Open Trade Asia
A Simulation of Negotiating Trade Agreements in Asia
for University Students in Hong Kong
Organized by the Hong Kong America Center (HKAC)
Supported by the Hinrich Foundation
Saturdays February 24 and March 3, 2018
Venue: Asia Society Hong Kong in Admiralty
Students in all universities in Hong Kong are invited to apply for a place in the 2018 Simulation of Asian Trade Negotiations.
The Hinrich Foundation is supporting the HKAC to organize a two-Saturday program at the elegant venue of the Asia Society of Hong Kong to simulate trade negotiations in Asia. Post-graduate and advanced undergraduate students from all programs and disciplines are welcome to register online at https://cloud.itsc.cuhk.edu.hk/webform/view.php?id=4375822. Additional information is also on the HKAC website (www.hk-ac.org.hk) and on our FB at http://FB.com/Hong-Kong-America-Center-188531617918323. Program fee has been waived, but places are limited. Join us to learn the dynamics of negotiating successful trade agreements among Asian nations.
The Future of Open Trade in Asia:
The open trade system has been a major part of the powerful globalization process that has accelerated economic growth and lifted the lives of millions of people in Asia, North America, and worldwide. But further progress in the open trade system appears stalled in many nations due to lackluster political support, and sometimes overt opposition, to the open trade agenda. It seems that a generation has grown up around the world assuming the benefits of expanding trade without understanding how global trade functions, or how to sustain and strengthen this open trading system.
Hong Kong is highly dependent on global trade. It is important that the educated public here understands how governments reach regional or bi-lateral trade agreements. Knowledge of trade agreements can lead to a career path for young professionals in business, government, law and the social sciences. Policy uncertainty in trade relations, stimulated by economic nationalism in our region, actually creates new needs for people who know the issues and can give professional advice to offices and interest groups that need to renegotiate on trade to new standards and priorities. For example, what will it take to re-negotiate NAFTA in North America, or to create a whole new set of trade agreements for the UK after Brexit? As more stakeholders become involved in trade relations, and the more complex these negotiations become, the more the need for young professionals in government, business and public policy centers who know the score on trade.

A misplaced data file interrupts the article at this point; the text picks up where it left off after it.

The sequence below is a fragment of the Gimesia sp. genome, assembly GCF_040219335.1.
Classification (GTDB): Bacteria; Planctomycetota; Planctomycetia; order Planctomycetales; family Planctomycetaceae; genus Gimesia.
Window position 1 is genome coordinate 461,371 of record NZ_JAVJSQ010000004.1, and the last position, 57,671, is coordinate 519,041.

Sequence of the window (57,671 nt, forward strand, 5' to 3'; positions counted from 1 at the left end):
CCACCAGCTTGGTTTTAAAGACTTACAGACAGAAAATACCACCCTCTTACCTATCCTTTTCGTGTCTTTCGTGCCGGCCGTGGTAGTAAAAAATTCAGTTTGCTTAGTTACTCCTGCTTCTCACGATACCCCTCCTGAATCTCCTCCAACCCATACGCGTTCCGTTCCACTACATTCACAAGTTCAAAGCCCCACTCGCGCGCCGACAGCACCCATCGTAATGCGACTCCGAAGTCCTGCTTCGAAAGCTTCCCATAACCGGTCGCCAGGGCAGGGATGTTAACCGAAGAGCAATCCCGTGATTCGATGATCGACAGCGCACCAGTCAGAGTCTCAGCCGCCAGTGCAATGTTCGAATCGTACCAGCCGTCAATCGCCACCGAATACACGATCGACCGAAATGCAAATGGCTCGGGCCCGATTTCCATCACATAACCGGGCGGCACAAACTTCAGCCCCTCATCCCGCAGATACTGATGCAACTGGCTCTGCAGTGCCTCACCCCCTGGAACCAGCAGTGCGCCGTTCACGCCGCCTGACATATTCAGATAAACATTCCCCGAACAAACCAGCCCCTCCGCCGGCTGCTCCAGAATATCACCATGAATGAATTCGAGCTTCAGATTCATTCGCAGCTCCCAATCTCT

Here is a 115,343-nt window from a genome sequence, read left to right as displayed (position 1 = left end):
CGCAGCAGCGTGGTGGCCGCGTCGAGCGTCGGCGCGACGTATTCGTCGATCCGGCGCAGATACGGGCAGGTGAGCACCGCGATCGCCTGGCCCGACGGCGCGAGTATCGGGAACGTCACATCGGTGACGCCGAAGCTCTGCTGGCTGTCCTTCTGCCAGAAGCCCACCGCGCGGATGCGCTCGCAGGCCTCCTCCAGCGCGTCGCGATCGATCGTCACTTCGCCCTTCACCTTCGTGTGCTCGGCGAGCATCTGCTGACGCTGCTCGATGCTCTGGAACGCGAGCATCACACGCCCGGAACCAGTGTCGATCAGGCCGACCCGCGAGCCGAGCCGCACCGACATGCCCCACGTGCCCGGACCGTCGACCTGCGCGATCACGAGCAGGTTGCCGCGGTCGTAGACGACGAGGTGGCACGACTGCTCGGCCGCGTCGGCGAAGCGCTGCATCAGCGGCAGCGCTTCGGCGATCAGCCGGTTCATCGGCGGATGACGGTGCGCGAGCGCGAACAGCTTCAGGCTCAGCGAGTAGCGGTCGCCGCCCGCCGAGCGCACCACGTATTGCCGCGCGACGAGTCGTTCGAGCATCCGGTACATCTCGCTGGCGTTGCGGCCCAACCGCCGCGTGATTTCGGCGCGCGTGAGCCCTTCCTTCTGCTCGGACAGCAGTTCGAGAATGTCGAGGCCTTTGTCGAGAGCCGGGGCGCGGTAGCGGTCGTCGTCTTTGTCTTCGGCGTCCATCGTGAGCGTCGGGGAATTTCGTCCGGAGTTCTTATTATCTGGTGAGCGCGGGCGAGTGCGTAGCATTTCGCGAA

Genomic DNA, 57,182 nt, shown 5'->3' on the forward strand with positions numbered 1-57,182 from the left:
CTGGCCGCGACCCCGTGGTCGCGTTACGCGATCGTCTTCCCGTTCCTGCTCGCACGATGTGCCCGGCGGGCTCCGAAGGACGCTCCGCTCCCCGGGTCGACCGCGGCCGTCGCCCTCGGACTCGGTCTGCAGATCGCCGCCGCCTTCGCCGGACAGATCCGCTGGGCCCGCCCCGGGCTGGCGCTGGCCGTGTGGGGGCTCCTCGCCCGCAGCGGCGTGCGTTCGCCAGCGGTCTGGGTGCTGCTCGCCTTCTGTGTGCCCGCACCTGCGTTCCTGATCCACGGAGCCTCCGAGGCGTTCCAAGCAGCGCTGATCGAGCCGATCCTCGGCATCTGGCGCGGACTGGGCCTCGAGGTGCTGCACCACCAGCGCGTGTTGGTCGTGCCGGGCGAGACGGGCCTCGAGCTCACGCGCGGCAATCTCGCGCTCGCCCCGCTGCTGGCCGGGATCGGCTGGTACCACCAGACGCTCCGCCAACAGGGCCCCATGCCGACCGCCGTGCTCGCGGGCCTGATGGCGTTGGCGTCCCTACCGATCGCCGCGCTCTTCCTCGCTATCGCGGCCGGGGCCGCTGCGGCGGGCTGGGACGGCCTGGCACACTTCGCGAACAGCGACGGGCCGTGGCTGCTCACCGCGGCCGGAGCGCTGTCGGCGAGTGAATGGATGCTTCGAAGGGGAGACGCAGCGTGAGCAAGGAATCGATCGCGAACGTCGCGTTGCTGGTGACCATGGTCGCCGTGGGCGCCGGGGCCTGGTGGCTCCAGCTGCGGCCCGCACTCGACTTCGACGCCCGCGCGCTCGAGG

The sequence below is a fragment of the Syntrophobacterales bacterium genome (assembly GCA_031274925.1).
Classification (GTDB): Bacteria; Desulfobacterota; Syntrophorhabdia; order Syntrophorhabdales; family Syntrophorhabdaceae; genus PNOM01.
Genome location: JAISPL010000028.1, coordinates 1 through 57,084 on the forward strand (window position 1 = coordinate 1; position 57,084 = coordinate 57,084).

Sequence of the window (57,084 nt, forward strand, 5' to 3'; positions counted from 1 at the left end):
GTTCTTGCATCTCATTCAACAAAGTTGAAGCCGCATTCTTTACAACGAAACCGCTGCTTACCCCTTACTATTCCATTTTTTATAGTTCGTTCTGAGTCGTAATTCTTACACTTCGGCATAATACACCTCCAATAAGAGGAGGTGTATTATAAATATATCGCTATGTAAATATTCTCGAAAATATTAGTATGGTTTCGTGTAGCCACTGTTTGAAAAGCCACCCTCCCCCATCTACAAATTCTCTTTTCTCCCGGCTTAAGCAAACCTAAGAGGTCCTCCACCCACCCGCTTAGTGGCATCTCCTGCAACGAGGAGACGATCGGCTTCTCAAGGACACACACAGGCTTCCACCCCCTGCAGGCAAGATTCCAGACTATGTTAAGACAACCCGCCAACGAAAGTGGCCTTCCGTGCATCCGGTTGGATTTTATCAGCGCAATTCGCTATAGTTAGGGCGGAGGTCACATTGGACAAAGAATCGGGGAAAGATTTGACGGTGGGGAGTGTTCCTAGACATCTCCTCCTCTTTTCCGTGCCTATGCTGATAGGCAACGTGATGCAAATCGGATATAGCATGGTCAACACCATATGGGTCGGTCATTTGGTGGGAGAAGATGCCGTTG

Since the American president Trump withdrew from the Transpacific Partnership (TPP), which the US did much to promote among 12 countries over a decade, the leaders of governments and businesses in the Asian region have been in much uncertainty about the future of trade policy. Will the United States introduce new bilateral trade negotiations with Asian countries? Will the eleven TPP nations, without America, join in a regional agreement that incorporates the main elements and high standards of the TPP? Will a new regional trade block in Asia emerge as a result?
Will China become the new leader in promoting global trade, as the United States creates a vacuum of leadership by succumbing to ideas of economic nationalism? Will the Belt and Road Initiative by China and the Asian Infrastructure Investment Bank (AIIB) lead to new trade agreements in the Eurasian region between Europe and China?
Could new barriers to trade slow growth in the global economy, to the detriment of all nations (but to some more than others)? Will the role of the WTO change in this context? What kinds of economic growth are not happening due to the absence of new trade agreements?
Build Your Negotiation Skills Through Simulation